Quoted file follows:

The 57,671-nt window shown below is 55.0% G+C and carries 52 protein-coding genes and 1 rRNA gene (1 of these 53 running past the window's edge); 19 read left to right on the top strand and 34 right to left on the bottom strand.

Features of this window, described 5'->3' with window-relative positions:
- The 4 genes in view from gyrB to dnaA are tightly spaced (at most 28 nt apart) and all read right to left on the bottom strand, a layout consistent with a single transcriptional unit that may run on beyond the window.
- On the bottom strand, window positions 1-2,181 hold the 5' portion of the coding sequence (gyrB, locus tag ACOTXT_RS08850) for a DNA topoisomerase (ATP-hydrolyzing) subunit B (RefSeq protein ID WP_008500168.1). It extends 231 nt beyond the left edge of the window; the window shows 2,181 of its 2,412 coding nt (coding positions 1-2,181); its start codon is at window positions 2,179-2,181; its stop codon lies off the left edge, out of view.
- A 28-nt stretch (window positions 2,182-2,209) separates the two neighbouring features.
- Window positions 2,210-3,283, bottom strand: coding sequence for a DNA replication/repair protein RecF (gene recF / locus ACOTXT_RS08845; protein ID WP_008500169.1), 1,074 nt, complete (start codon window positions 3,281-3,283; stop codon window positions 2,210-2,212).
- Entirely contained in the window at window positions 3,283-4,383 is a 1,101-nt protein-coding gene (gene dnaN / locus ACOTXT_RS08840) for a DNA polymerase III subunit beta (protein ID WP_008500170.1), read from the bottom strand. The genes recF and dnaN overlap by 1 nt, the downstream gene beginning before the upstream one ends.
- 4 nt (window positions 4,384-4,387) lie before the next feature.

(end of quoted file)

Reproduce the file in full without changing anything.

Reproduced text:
The 57,671-nt window shown below is 55.0% G+C and carries 52 protein-coding genes and 1 rRNA gene (1 of these 53 running past the window's edge); 19 read left to right on the top strand and 34 right to left on the bottom strand.

Features of this window, described 5'->3' with window-relative positions:
- The 4 genes in view from gyrB to dnaA are tightly spaced (at most 28 nt apart) and all read right to left on the bottom strand, a layout consistent with a single transcriptional unit that may run on beyond the window.
- On the bottom strand, window positions 1-2,181 hold the 5' portion of the coding sequence (gyrB, locus tag ACOTXT_RS08850) for a DNA topoisomerase (ATP-hydrolyzing) subunit B (RefSeq protein ID WP_008500168.1). It extends 231 nt beyond the left edge of the window; the window shows 2,181 of its 2,412 coding nt (coding positions 1-2,181); its start codon is at window positions 2,179-2,181; its stop codon lies off the left edge, out of view.
- A 28-nt stretch (window positions 2,182-2,209) separates the two neighbouring features.
- Window positions 2,210-3,283, bottom strand: coding sequence for a DNA replication/repair protein RecF (gene recF / locus ACOTXT_RS08845; protein ID WP_008500169.1), 1,074 nt, complete (start codon window positions 3,281-3,283; stop codon window positions 2,210-2,212).
- Entirely contained in the window at window positions 3,283-4,383 is a 1,101-nt protein-coding gene (gene dnaN / locus ACOTXT_RS08840) for a DNA polymerase III subunit beta (protein ID WP_008500170.1), read from the bottom strand. The genes recF and dnaN overlap by 1 nt, the downstream gene beginning before the upstream one ends.
- 4 nt (window positions 4,384-4,387) lie before the next feature.